The challenge now for Goorjian and his team is transitioning from one generation to the next and avoiding the difficulties that came from the last mass-retirement post-2000, when an institutional culture vanished overnight. “The balance of a national team is you gotta make sure that you wanna win now, but you also gotta look for the next tournament, the tournament after, and making sure you have a core group that is staying together,” says Bogut. “That’s what went out in the window when 2000 happened – nine, 10 of our best players retired.”

Tokyo saw a blended team, with Dante Exum consolidating his role as a key figure and the emergence of Matisse Thybulle (an executive producer on the film), Josh Green and Jock Landale. The squad for the World Cup has seen more youth added: 20-year-old NBA sensation Josh Giddey and last year’s number eight draft pick Dyson Daniels, with veteran Dellavedova left at home.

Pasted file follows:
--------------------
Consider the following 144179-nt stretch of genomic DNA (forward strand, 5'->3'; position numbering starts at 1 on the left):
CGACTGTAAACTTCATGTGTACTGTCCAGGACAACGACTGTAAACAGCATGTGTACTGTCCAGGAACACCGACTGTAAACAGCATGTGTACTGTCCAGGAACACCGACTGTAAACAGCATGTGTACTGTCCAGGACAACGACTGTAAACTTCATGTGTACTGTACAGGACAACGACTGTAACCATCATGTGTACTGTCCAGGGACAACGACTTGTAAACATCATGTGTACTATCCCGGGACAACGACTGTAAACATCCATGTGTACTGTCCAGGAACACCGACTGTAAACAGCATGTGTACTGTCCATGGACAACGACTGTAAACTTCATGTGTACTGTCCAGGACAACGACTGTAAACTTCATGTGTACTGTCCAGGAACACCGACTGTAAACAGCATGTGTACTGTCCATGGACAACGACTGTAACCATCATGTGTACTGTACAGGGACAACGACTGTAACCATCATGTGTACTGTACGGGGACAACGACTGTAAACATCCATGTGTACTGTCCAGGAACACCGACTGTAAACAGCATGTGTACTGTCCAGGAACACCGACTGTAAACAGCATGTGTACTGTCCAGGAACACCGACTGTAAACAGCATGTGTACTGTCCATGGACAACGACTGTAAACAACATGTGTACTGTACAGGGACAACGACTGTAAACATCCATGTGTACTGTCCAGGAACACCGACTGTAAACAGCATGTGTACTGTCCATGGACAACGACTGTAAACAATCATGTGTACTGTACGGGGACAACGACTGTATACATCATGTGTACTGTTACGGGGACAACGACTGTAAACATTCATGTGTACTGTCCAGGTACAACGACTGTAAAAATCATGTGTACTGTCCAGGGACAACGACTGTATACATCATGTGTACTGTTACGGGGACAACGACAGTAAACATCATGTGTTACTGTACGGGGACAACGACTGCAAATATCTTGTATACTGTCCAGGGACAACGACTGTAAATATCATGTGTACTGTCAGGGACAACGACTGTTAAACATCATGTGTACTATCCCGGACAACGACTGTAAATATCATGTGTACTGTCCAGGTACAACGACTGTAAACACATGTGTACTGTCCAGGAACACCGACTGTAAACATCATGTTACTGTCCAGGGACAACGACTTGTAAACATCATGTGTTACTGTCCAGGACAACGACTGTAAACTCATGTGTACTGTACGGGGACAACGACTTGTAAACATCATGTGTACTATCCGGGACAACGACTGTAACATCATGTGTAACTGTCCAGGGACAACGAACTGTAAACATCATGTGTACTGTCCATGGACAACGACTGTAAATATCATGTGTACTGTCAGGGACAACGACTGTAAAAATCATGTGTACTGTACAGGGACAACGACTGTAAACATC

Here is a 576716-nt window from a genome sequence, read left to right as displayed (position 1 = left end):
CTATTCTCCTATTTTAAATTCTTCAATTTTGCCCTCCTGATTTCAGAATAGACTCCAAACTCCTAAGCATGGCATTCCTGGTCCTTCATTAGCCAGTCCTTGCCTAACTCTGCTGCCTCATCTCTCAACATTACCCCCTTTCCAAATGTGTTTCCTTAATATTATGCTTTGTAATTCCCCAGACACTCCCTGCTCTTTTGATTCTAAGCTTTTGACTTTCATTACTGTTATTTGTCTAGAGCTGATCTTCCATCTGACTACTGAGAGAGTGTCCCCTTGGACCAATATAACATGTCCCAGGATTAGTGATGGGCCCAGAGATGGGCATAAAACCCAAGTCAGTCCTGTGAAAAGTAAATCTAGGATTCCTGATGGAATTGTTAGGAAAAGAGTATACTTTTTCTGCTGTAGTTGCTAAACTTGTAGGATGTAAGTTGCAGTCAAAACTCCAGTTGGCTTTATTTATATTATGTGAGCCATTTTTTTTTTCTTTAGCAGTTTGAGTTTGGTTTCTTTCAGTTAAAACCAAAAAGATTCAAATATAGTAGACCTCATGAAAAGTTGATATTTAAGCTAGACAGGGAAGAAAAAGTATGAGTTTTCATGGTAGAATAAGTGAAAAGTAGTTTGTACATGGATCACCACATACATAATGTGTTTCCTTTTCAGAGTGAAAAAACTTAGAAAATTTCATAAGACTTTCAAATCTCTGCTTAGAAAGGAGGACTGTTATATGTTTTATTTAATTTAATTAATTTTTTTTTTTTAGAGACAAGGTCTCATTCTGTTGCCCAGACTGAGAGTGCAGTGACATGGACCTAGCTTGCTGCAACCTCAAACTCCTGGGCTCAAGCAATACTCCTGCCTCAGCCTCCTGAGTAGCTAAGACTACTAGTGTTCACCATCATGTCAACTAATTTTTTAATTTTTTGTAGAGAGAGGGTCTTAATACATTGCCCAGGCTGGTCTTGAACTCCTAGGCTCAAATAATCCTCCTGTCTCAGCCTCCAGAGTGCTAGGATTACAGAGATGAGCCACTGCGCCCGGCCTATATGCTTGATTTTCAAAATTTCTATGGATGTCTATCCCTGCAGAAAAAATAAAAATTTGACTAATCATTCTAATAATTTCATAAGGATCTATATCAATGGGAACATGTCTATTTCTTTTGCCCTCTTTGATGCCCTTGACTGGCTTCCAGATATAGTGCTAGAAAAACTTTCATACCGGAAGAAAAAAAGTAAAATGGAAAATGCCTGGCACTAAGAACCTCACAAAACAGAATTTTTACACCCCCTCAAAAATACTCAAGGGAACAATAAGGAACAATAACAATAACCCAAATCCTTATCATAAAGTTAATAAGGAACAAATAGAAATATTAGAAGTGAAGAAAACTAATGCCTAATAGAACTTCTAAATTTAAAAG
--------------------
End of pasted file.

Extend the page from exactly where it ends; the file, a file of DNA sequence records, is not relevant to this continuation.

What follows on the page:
Goorjian inherited the Boomers in late 2001, in his first stint at national team coach. He experienced the challenges of that era, and is trying to avoid a repeat. “For these guys, it’s culture [that they’re best at] – and you don’t get to keep being the best in the world at that if there are these big gaps,” says Adekponya. “It’s funny that the guy who walked into that the first-time is the head coach again now. So he was never going to allow that to happen on his watch.”

If Goorjian and his team can walk that tight-rope, retaining the team ethos while bringing in a new generation, gold at this World Cup or the Paris Olympics next year does not seem far-fetched. That would make a great sequel to this excellent documentary. Not Rose Gold. Just Gold.

Rose Gold is in cinemas now.